La Vie Scolaire/School Life is the second feature from Grand Corps Malade and Mehdi Idir. It portrays the rough-and-tumble life at an urban middle school in Saint-Denis. Seen through the eyes of a young vice principal from South-Eastern France, the directors again deploy comedic relief to drive home important issues facing the education system, echoing aspects of their 2016 blockbuster debut Step by Step.
Despite being thrown in the deep-end when transferred to her new job in Paris’ northern suburbs, Senior Education Adviser Samia (Zita Hanrot) enthusiastically supports her students in the hope of showing them a brighter future. But, in the borough of Seine-Saint-Denis – an area marked by extreme poverty and high immigration – hope is a rare commodity.
Sibyl is an absorbing story of someone who steps over an uncrossable line.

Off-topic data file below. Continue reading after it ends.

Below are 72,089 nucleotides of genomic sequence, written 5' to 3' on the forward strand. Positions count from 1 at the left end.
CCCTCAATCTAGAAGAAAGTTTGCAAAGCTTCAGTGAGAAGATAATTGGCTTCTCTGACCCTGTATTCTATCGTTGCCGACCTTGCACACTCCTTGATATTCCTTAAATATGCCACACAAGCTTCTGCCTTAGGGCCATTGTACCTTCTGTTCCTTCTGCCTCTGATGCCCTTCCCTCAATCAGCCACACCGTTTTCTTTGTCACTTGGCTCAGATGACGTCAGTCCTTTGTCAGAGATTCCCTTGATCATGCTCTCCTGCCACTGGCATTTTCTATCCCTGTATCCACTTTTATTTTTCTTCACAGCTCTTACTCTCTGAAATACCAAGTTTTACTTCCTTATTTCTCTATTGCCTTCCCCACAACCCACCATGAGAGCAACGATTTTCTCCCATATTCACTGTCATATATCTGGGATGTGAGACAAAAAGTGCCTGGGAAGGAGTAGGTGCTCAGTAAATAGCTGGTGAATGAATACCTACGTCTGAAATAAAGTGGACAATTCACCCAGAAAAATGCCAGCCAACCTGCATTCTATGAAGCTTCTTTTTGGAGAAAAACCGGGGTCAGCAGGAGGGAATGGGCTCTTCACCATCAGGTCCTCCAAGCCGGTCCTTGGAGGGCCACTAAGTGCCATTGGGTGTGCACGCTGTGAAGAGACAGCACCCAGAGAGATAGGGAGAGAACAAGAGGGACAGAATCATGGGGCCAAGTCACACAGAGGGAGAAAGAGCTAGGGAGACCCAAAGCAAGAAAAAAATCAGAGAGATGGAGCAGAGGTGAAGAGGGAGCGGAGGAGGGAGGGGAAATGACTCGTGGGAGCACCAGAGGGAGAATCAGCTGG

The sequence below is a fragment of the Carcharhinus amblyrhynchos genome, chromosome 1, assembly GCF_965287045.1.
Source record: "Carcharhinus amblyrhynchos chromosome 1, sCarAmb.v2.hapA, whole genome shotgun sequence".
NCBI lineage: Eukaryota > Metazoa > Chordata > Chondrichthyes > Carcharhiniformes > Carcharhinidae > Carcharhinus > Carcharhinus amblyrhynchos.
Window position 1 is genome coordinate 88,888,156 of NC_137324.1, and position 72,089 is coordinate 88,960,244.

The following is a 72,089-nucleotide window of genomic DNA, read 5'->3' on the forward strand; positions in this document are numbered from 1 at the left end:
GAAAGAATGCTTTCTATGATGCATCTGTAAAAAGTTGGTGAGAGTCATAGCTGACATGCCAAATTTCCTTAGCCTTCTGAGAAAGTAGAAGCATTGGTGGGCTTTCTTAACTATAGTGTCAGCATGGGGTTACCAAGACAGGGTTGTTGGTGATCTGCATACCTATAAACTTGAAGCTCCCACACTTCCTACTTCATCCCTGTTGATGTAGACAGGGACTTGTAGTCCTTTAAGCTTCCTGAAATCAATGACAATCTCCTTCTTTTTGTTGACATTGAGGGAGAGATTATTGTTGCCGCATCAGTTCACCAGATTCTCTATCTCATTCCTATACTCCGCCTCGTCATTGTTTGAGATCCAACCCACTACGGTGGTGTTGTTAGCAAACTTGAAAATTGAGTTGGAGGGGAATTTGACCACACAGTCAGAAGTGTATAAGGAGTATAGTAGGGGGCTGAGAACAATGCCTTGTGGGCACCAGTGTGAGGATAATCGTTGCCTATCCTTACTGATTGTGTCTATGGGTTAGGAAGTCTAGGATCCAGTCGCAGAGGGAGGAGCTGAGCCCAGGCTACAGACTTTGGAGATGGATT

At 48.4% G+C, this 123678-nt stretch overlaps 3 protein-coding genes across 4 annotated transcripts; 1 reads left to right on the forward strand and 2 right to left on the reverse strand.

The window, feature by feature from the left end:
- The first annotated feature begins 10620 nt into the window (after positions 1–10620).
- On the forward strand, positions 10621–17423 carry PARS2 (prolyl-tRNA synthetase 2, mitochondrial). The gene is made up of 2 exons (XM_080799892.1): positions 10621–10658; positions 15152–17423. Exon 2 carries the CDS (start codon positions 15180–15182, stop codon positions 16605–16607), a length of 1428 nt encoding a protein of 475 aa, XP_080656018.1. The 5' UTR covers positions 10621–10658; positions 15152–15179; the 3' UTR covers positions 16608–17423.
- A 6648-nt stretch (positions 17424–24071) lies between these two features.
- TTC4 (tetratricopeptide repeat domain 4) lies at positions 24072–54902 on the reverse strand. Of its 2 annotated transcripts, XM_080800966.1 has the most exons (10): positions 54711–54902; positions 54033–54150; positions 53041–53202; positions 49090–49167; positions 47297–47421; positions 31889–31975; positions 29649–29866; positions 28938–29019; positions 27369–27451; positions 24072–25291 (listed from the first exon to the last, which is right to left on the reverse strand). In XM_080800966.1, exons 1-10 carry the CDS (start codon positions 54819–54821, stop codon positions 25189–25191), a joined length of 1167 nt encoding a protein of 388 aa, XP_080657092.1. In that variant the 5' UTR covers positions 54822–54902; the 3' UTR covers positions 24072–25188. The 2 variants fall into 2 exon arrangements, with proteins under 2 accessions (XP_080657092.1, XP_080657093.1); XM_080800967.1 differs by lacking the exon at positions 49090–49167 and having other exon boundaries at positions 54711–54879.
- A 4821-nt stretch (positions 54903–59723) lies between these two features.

Unsatisfied with her life, Sibyl (Virginie Efira, AF FFF19, Sink or Swim; AF FFF14, It Boy; and the same director, Triet’s earlier film AF FFF17, In Bed with Victoria) is transitioning from her career as a psychiatrist to her dream of becoming a writer. Throwing professional ethics into the wind, her dubious cure for writer’s block is to secretly use the experiences of her patient, Margot, played by Adèle Exarchopoulos (AF FFF16, The Anarchists), as inspiration, creating a bond that has irreversible effects on both of their lives.
A Brother’s Love
A Brother’s Love is the feature film debut for Québécois actress-turned-director Monia Chokri (you may know her for her role in Heartbeats and Laurence Anyways (AF FFF13) with Xavier Dolan.
The film won her the Un Certain Regard award from the Coup de Coeur du Jury at the 2019 Cannes Film Festival.
The film stars Anne-Élisabeth Bossé as Sophia, a disgruntled academic struggling with unstable work conditions. The ‘rock’ in her life is her beloved big brother, Karim (Patrick Hivon), who